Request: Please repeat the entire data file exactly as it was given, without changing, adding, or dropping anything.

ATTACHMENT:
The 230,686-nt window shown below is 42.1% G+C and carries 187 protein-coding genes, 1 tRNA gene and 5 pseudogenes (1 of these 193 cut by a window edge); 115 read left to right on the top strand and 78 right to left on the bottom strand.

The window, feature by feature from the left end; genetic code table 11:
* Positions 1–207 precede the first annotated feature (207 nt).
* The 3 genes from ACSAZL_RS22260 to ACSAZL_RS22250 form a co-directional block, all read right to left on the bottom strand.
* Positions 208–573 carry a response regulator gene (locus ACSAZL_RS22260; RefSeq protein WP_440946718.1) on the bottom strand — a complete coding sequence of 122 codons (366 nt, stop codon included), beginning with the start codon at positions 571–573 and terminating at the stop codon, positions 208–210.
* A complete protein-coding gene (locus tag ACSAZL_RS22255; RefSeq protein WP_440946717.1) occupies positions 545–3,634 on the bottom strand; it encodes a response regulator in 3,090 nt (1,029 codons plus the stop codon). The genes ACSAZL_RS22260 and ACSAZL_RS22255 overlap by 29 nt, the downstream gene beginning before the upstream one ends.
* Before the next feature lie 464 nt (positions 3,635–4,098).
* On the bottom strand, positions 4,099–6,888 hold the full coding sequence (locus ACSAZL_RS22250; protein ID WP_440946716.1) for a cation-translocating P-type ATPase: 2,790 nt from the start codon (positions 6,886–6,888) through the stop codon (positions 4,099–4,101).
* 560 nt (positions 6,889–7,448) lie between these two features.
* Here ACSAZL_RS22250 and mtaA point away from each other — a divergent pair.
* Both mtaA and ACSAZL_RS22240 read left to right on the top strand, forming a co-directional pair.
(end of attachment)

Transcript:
The 230,686-nt window shown below is 42.1% G+C and carries 187 protein-coding genes, 1 tRNA gene and 5 pseudogenes (1 of these 193 cut by a window edge); 115 read left to right on the top strand and 78 right to left on the bottom strand.

The window, feature by feature from the left end; genetic code table 11:
* Positions 1–207 precede the first annotated feature (207 nt).
* The 3 genes from ACSAZL_RS22260 to ACSAZL_RS22250 form a co-directional block, all read right to left on the bottom strand.
* Positions 208–573 carry a response regulator gene (locus ACSAZL_RS22260; RefSeq protein WP_440946718.1) on the bottom strand — a complete coding sequence of 122 codons (366 nt, stop codon included), beginning with the start codon at positions 571–573 and terminating at the stop codon, positions 208–210.
* A complete protein-coding gene (locus tag ACSAZL_RS22255; RefSeq protein WP_440946717.1) occupies positions 545–3,634 on the bottom strand; it encodes a response regulator in 3,090 nt (1,029 codons plus the stop codon). The genes ACSAZL_RS22260 and ACSAZL_RS22255 overlap by 29 nt, the downstream gene beginning before the upstream one ends.
* Before the next feature lie 464 nt (positions 3,635–4,098).
* On the bottom strand, positions 4,099–6,888 hold the full coding sequence (locus ACSAZL_RS22250; protein ID WP_440946716.1) for a cation-translocating P-type ATPase: 2,790 nt from the start codon (positions 6,886–6,888) through the stop codon (positions 4,099–4,101).
* 560 nt (positions 6,889–7,448) lie between these two features.
* Here ACSAZL_RS22250 and mtaA point away from each other — a divergent pair.
* Both mtaA and ACSAZL_RS22240 read left to right on the top strand, forming a co-directional pair.